New art exhibit brings images to life at University of Michigan in Ann Arbor

Screenshot from video exploring U-M's first-ever augmented reality art exhibit called "Traces" at the Humanities Gallery. (University of Michigan)

ANN ARBOR – What if technology could alter the way you experience art?

At a new art exhibition at the University of Michigan, tablets are provided to visitors to bring the artwork to life using augmented reality software. “Traces” by Camila Magrane is the first exhibit of its kind and is on view at the Institute for the Humanities Gallery through Feb. 10.

Visitors can also bring their personal cell phones to unlock the AR experience, which uses the application Virtual Mutations.

“What’s really fascinating to me about this type of work and using these mixed mediums is that it creates a dialogue between the physical and the virtual,” Magrane said in a statement. “The phone or the tablet is just a mediator between those two worlds.”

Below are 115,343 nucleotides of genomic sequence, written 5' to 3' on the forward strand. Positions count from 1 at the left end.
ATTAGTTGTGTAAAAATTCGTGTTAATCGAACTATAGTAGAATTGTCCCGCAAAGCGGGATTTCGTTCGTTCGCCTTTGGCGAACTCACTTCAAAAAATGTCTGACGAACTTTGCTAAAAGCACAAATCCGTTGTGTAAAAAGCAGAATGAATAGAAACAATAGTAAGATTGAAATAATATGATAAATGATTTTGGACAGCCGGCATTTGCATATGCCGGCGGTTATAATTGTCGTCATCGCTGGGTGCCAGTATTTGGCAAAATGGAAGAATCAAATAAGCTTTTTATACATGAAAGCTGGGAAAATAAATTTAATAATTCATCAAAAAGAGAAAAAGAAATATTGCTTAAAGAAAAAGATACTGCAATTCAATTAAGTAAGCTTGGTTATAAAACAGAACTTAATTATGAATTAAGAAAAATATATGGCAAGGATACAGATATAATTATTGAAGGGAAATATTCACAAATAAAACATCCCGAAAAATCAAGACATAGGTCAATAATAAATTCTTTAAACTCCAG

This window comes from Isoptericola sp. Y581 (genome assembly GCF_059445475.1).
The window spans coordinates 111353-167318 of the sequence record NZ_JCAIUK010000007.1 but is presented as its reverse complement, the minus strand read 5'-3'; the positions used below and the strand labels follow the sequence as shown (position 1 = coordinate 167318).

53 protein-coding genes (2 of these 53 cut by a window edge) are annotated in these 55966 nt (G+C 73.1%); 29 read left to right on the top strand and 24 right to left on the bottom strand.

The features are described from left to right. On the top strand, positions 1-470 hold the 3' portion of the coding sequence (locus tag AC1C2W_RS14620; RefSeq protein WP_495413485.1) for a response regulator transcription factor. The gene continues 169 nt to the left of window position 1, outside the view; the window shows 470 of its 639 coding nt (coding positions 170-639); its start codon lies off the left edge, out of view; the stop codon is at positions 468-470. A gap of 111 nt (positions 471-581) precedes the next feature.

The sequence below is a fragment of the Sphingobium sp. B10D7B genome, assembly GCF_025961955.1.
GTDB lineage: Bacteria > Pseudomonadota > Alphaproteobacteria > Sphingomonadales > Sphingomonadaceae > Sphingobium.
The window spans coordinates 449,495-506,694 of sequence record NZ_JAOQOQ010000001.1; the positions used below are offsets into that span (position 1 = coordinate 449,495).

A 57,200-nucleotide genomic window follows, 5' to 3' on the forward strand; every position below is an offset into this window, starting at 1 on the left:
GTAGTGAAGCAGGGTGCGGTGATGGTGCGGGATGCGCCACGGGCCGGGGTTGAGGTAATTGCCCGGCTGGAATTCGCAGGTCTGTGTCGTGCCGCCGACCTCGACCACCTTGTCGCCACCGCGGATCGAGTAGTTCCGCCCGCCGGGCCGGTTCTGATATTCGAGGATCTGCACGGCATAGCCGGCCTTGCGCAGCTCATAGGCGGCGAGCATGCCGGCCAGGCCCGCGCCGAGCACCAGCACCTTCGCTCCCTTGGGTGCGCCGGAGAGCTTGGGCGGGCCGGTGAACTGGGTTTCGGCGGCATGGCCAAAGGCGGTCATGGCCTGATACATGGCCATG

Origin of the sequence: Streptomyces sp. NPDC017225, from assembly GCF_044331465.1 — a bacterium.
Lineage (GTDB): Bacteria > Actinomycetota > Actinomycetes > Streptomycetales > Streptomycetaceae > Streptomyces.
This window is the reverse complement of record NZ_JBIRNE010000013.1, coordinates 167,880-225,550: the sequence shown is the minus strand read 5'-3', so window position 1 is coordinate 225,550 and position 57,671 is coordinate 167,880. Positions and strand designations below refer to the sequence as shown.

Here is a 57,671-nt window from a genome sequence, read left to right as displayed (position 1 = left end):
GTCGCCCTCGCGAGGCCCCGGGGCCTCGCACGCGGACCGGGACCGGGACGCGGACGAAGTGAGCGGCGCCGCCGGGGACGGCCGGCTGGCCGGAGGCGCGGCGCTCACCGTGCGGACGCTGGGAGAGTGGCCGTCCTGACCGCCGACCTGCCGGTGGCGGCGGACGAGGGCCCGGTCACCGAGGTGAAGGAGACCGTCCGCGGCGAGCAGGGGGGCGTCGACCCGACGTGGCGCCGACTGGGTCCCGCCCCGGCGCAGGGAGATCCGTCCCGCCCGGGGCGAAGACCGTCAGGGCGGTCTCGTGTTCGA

Magrane said her physical works stand on their own and that the virtual content act as thoughts of those works.

“They are like these digital creatures that live in the physical realm but can also have ideas and thoughts that come from them, and those are only presented virtually,” she said in a statement. “One of the things I love about this type of work is watching how people interact with it. It’s always different, it never gets old; there’s that sense of surprise that happens because this is not very traditional work and it is not seen very often.”

“Magrane’s images feel connected to the surrealist compositions of artists like Salvador Dali, or Rene Magritte, rooted in the unconscious, dream-like, sensuous and unsettling,” Institute for the Humanities curator Amanda Krugliak said in a release. “At the same time, the works reference the graphic hyperrealism of contemporary video game design which continues to be an integral part of Magrane’s artistic practice.”

While using the app to view the art, viewers are unable to send a text or take a photo, which allows for an uninterrupted viewing experience.

The Institute for Humanities Gallery is located at 202 S. Thayer St. and is free and open to the public.


About the Author:

Meredith has worked for WDIV since August 2017 and was voted one of Washtenaw County's best journalists in 2019 by eCurrent's readers. She covers the community of Ann Arbor and has a Master's degree in International Broadcast Journalism from City University London, UK.